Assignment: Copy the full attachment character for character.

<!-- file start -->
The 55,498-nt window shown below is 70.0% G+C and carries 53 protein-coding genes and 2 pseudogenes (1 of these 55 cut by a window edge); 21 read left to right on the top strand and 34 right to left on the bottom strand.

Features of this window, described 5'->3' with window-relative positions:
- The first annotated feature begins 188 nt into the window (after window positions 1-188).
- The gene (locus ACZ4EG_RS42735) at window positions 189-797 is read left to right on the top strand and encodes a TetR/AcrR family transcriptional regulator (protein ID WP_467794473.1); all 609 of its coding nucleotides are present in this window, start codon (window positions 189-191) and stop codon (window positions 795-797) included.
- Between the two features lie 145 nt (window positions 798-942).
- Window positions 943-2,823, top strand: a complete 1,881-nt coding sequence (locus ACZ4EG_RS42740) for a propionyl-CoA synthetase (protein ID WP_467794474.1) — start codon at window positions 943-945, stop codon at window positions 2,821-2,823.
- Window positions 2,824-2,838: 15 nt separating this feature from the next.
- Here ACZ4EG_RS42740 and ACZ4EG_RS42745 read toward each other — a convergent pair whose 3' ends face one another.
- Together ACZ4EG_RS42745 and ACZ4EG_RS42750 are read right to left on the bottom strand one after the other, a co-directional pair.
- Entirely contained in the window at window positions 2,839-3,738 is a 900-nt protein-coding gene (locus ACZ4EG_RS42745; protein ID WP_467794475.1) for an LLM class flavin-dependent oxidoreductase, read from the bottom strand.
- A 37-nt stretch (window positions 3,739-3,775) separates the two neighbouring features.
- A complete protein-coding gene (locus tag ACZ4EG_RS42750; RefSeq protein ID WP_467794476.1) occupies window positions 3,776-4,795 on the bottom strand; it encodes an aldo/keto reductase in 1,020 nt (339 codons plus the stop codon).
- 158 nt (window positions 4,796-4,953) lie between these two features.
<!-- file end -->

The 55,498-nt window shown below is 70.0% G+C and carries 53 protein-coding genes and 2 pseudogenes (1 of these 55 cut by a window edge); 21 read left to right on the top strand and 34 right to left on the bottom strand.

Features of this window, described 5'->3' with window-relative positions:
- The first annotated feature begins 188 nt into the window (after window positions 1-188).
- The gene (locus ACZ4EG_RS42735) at window positions 189-797 is read left to right on the top strand and encodes a TetR/AcrR family transcriptional regulator (protein ID WP_467794473.1); all 609 of its coding nucleotides are present in this window, start codon (window positions 189-191) and stop codon (window positions 795-797) included.
- Between the two features lie 145 nt (window positions 798-942).
- Window positions 943-2,823, top strand: a complete 1,881-nt coding sequence (locus ACZ4EG_RS42740) for a propionyl-CoA synthetase (protein ID WP_467794474.1) — start codon at window positions 943-945, stop codon at window positions 2,821-2,823.
- Window positions 2,824-2,838: 15 nt separating this feature from the next.
- Here ACZ4EG_RS42740 and ACZ4EG_RS42745 read toward each other — a convergent pair whose 3' ends face one another.
- Together ACZ4EG_RS42745 and ACZ4EG_RS42750 are read right to left on the bottom strand one after the other, a co-directional pair.
- Entirely contained in the window at window positions 2,839-3,738 is a 900-nt protein-coding gene (locus ACZ4EG_RS42745; protein ID WP_467794475.1) for an LLM class flavin-dependent oxidoreductase, read from the bottom strand.
- A 37-nt stretch (window positions 3,739-3,775) separates the two neighbouring features.
- A complete protein-coding gene (locus tag ACZ4EG_RS42750; RefSeq protein ID WP_467794476.1) occupies window positions 3,776-4,795 on the bottom strand; it encodes an aldo/keto reductase in 1,020 nt (339 codons plus the stop codon).
- 158 nt (window positions 4,796-4,953) lie between these two features.